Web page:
Getting a flu shot during your pregnancy helps protect both you and your baby. When you get vaccinated, your body makes antibodies that are passed to your baby, which helps protect them during their first few months of life, before they are able to start getting their own annual flu vaccinations.
Flu shots have safely been given to millions of people, including pregnant people, over many years. Numerous studies show that the flu vaccine is safe and effective for pregnant people and their babies.Pregnancy experts strongly recommend that all pregnant people get a flu shot. You can safely get the flu shot during any trimester.
Click here to view/download VYFs handout Flu Vaccination During Pregnancy.Learn more about flu and other vaccines recommended during pregnancy.
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/6why Does Timing Matter When It Comes To The Flu Vaccination
Flu virus is a pathogen which keeps on mutating often. Unlike other vaccines, the flu vaccine has been known to grant favourable immune protection for a limited time, . Hence, getting a version of the vaccine which offers protection against the new variants, and does not cause an immunity dip is essential to minimize chances of infection.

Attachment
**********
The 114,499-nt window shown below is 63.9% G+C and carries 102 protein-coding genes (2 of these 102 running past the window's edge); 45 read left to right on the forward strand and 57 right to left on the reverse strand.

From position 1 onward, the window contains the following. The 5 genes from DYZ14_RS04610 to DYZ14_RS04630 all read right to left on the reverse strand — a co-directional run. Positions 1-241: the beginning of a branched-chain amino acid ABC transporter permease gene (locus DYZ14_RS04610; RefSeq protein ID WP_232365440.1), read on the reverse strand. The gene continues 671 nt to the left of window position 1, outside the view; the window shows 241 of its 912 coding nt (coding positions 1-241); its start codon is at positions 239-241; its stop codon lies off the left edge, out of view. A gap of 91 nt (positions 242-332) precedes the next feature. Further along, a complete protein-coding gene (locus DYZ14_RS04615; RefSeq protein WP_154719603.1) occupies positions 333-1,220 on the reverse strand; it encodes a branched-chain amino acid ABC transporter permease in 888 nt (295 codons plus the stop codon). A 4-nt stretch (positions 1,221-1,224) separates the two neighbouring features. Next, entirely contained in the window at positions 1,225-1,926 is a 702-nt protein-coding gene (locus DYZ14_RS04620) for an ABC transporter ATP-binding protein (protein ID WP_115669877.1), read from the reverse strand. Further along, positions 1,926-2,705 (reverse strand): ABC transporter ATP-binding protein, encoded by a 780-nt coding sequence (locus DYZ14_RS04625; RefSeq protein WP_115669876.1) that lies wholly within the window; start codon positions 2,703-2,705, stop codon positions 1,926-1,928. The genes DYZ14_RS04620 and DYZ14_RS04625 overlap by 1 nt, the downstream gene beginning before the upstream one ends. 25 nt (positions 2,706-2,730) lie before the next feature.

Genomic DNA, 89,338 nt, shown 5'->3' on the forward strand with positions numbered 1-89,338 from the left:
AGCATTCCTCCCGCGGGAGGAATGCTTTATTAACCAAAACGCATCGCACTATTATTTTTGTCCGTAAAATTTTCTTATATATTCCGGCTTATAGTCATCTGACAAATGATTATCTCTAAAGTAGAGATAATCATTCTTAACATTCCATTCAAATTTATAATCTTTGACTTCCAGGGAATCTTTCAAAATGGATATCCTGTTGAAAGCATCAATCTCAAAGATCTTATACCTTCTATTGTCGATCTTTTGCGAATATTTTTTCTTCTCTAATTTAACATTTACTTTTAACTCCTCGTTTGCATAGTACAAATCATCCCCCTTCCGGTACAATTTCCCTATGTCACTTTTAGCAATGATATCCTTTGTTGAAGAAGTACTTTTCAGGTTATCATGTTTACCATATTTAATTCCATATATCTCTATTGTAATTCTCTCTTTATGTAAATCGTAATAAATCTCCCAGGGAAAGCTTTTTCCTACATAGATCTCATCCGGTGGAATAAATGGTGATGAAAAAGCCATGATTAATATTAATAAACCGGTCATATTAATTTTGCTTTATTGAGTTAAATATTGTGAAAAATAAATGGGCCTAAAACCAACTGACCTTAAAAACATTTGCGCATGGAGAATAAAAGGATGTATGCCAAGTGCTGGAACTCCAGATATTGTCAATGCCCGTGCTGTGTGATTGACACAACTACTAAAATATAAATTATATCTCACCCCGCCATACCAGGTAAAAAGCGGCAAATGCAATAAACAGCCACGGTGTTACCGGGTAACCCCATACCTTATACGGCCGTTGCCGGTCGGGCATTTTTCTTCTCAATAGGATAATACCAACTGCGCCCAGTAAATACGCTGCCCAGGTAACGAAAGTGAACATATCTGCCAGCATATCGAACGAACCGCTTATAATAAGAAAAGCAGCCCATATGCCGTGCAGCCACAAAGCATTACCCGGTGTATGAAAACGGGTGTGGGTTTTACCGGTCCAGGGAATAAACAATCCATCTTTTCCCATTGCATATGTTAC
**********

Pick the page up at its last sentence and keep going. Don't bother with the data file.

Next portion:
Getting a vaccine dose, in times like this, even if you have had contracted the flu before helps limit the odds of contracting the infection, differentiate easily between COVID and flu and prevent risk of hospitalization as well.
What About My Covid
Right now, third doses of COVID-19 vaccine are authorized only for people with certain immunocompromised conditions. If you qualify, you can get that extra dose and the flu shot on the same day. Once boosters are more broadly authorized, “we’ll be able to co-administer those shots with flu shots as well,” said Lisa Kalajian, a district manager for CVS Health.
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Factors That Influence Flu Shot Effectivity
People At High Risk Of Complications From The Flu
- people with health conditions, such as:
- cancer and other immune compromising conditions
- kidney disease
- neurological or neurodevelopmental conditions
- children up to 18 years of age undergoing treatment for long periods with acetylsalicylic acid
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Where Can You Get The Flu Shot